Britain's top shares fell 0.5 percent around midday on Thursday, as investors digested the Bank of England decision to keep interest rates on hold and said it will pump more money into the economy to spur growth.
By 1228 GMT the FTSE 100 .FTSE was down 25.00 points at 5,082.98. The BoE left interest rates unchanged at 0.5 percent, while notching up its quantitative easing programme to 200 billion pounds.
The index initially extended its losses after the announcement, but settled back around levels seen before the rate decisions.
The announcement is as expected. It's largely flagged by the market and that's indicated by a very flat movement on the news, said Tim Whitehead, head of portfolio services at Redmayne-Bentley.
But we need to be alert to the fact that interest rates may go up in the latter part of next year.
Miners took the most points off the index, with Vedanta Resources (VED.L), Xstrata (XTA.L), BHP Billiton (BLT.L), Rio Tinto (RIO.L) and Kazakhmys (KAZ.L) falling 1.1 to 3.1 percent.
Attention turned to the European Central Bank which at 1245 GMT will deliver its verdict on rates. Economists expect the ECB to also hold eurozone rates steady and make no changes to its special lending measures.
The banking sector was also weak. Barclays (BARC.L), HSBC (HSBA.L), Lloyds Banking Group (LLOY.L), Royal Bank of Scotland (RBS.L) and Standard Chartered (STAN.L) shedding 0.3 to 2.7 percent, with the shake-up in the sector earlier in the week weighing on sentiment.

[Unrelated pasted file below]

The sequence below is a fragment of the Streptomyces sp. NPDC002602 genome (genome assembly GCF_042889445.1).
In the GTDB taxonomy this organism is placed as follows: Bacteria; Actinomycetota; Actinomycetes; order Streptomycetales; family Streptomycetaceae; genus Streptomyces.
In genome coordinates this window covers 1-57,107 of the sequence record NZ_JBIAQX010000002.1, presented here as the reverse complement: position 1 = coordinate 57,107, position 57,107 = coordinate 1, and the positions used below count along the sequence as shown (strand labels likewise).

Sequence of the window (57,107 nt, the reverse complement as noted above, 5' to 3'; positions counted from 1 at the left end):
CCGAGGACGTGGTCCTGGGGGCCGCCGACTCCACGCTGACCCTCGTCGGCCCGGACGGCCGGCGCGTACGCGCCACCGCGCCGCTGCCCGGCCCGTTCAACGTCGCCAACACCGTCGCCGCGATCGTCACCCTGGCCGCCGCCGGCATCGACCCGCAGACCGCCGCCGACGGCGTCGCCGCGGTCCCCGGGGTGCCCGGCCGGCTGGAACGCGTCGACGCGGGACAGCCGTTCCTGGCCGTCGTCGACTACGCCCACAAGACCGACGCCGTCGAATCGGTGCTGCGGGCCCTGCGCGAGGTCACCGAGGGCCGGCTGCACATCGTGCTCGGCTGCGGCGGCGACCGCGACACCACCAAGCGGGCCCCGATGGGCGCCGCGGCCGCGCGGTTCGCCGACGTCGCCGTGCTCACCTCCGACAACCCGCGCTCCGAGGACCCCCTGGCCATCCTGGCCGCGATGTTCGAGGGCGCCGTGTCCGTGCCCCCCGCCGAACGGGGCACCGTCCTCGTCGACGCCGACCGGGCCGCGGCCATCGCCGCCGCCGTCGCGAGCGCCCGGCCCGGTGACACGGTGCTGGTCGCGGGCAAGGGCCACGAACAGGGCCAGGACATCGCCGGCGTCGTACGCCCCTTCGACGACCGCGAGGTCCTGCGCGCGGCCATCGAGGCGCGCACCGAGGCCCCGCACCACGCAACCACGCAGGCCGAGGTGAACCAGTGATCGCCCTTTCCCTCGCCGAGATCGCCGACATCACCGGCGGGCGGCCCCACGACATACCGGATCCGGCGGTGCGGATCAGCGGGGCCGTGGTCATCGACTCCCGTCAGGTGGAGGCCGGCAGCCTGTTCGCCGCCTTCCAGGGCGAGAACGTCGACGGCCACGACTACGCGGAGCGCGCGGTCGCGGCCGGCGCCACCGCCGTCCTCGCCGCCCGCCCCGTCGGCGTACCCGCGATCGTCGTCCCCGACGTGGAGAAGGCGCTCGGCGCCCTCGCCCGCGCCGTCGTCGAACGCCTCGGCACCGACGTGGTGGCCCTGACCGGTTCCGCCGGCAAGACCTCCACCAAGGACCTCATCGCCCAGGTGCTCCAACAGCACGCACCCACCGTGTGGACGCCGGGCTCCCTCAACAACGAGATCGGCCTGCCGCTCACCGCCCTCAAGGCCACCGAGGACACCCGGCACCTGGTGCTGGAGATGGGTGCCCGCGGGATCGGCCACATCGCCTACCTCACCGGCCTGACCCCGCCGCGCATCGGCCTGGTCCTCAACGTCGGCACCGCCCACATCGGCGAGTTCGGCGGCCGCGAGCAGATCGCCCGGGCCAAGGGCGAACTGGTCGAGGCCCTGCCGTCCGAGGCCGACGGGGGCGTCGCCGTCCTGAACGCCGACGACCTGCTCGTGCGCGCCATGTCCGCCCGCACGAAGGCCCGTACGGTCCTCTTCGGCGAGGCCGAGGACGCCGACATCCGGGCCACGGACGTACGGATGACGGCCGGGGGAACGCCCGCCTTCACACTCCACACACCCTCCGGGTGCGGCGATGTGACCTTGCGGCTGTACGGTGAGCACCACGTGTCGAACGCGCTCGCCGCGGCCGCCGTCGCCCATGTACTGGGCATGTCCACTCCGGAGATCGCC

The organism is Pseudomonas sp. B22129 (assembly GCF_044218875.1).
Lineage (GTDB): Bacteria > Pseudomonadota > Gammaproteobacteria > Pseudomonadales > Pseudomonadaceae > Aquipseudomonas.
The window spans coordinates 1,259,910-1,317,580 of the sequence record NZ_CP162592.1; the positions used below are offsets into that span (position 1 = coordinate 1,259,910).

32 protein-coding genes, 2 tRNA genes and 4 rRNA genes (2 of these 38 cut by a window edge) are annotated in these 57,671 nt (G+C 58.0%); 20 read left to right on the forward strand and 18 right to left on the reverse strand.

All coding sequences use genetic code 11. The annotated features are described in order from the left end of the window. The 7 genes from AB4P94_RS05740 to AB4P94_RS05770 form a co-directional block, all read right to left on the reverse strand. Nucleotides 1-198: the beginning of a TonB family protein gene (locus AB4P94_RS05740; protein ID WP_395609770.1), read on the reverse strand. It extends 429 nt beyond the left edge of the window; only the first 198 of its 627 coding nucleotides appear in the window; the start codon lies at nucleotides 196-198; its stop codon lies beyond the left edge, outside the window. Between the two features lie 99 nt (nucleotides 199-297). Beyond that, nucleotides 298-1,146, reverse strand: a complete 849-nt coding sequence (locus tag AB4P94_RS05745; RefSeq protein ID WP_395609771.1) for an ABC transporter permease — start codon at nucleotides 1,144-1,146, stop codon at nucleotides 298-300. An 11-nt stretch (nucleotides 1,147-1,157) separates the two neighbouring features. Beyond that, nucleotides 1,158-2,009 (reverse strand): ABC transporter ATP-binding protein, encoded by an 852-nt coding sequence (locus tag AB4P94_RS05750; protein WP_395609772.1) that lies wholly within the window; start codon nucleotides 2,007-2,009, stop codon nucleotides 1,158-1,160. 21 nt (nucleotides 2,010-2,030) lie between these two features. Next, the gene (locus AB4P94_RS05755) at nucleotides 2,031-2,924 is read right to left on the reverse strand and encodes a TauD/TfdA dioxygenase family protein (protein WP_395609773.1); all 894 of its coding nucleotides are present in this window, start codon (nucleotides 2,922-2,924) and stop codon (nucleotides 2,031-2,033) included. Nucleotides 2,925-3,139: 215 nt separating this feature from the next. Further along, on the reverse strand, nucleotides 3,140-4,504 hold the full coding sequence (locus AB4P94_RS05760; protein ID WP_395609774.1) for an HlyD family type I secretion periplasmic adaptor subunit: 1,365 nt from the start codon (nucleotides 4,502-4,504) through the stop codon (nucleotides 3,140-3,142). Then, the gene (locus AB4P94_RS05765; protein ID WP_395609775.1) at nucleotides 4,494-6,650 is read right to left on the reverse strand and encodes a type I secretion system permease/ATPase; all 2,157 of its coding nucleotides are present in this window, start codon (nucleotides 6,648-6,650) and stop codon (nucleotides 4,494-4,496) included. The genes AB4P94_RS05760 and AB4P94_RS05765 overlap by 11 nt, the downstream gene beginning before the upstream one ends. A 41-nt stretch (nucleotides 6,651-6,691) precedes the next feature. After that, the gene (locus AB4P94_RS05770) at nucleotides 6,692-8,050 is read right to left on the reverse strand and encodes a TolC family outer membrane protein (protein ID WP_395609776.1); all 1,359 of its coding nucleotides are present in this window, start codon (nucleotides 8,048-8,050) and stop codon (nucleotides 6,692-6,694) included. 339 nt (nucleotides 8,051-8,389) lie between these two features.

Among individual fallers, Cable & Wireless (CW.L) took the biggest tumble, down 7.8 percent, after the telecoms group revised downwards its full-year earnings guidance.
Invensys (ISYS.L) dropped 5.9 percent as weakness in orders at its Operations Management division overshadowed a reiteration that its full-year performance will beat last year's.
BOE KEEPS RATES
In a statement accompanying its interest rate decision, the Bank of England said indicators such as spending and confidence suggest a pickup in the economic activity may soon be evident. It also said the considerable stimulus from the past was still working through the economy
Britain's economy contracted unexpectedly in the third quarter, making the current recession the longest since records began more than 50 years ago.
Earlier in the session, the index trimmed losses after optimism about the outlook for the British economy was lifted by data showing manufacturing output rose faster than expected in September.
On the upside defensive food retailers Tesco (TSCO.L), J Sainsbury (SBRY.L), and WM Morrison (MRW.L) added 0.1 to 2.2 percent.
Vodafone (VOD.L) rose 1.6 percent helped by results from Deutsche Telekom (DTEGn.DE) which showed good growth from its mobile business.
Tobacco firms British American Tobacco (BATS.L) and Imperial Tobacco (IMT.L) added 1.8 and 1.3 percent respectively.